- Eco-town status
- The Delivery Board
- Specialist Groups
- Standing Conference
- Eco-town vision and targets
- Watch the construction of the Exhibition House
- The revised masterplan
- Green network enhancement – consultation
- Website terms and conditions
- Bus and train
- Business travel
- Useful travel links
- Finding a route
- Town transport manager
- Contact us
Whitehill & Bordon is home to a large variety of animals and plants that are locally and nationally rare. These live on a number of sites around and within the town, which range from the large MoD training areas to roadside verges.
Notably, several local sites are highly designated for nature conservation. For example the heathlands of Woolmer Forest and Shortheath Common are Special Areas of Conservation (SACs) under the EU Habitats Directive. These heathlands are home to many species of reptiles as well as rare amphibians including the natterjack toad and the protected great crested newt. Shortheath Common also hosts precious habitats including bog woodland and quaking bogs.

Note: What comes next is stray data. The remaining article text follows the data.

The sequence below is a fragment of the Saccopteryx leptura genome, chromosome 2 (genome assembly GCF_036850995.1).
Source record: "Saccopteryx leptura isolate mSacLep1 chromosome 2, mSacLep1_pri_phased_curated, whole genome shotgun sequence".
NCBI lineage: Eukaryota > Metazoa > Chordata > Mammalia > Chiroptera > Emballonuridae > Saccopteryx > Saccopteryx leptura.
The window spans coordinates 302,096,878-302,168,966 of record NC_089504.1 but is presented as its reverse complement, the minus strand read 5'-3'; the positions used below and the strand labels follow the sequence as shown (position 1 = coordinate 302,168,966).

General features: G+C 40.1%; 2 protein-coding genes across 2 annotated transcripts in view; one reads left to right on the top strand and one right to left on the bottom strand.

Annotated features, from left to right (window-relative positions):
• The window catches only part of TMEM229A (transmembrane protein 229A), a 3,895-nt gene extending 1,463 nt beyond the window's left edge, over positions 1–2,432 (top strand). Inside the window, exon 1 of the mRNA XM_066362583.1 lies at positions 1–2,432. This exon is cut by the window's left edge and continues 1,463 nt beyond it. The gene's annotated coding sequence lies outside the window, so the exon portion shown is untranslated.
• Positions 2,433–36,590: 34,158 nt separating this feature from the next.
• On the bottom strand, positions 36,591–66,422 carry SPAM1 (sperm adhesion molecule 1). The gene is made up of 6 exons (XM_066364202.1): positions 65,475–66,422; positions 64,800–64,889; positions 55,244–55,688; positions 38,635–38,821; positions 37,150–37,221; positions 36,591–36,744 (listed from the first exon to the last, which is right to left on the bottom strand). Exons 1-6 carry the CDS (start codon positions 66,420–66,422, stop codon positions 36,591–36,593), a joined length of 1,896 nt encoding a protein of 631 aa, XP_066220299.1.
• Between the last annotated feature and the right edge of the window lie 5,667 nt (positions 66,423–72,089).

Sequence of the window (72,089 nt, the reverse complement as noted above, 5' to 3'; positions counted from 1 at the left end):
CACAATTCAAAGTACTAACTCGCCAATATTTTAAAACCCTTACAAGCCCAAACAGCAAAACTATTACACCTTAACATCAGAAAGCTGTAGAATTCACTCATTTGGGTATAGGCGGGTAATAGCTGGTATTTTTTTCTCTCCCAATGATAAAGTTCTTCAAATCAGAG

All parts of the Wealden Heaths provide vital habit for rare birds such as the European Nightjar and the heaths have European protection as Special Protection Areas (SPAs) under the EU Birds Directive.
Broxhead and Kingsley Common are also home to many species including frogs, newts and birds, including the rare ground nesting birds.
For further information on the most notable species in the local area the local biodiversity action plan Wildlife of Whitehill. This also prompts action to protect and enhance a range of habitats.
The Green Infrastructure Strategy evaluates current green spaces around Whitehill & Bordon and explores how to improve them in relation to the growth of the town to support new and existing communities.
The Habitats Regulations Assessment Visitor Survey Report can be read by clicking on this link. Or if you would like to download it then you can: Whitehill & Bordon HRA Visitor Survey Report Nov 2012
Want to find out more about what you can see in your garden?
To find out what to look for and when in your garden, please refer to the RSPB’s wildlife guide. This also provides useful tips on what you can do to attract more wildlife into your garden.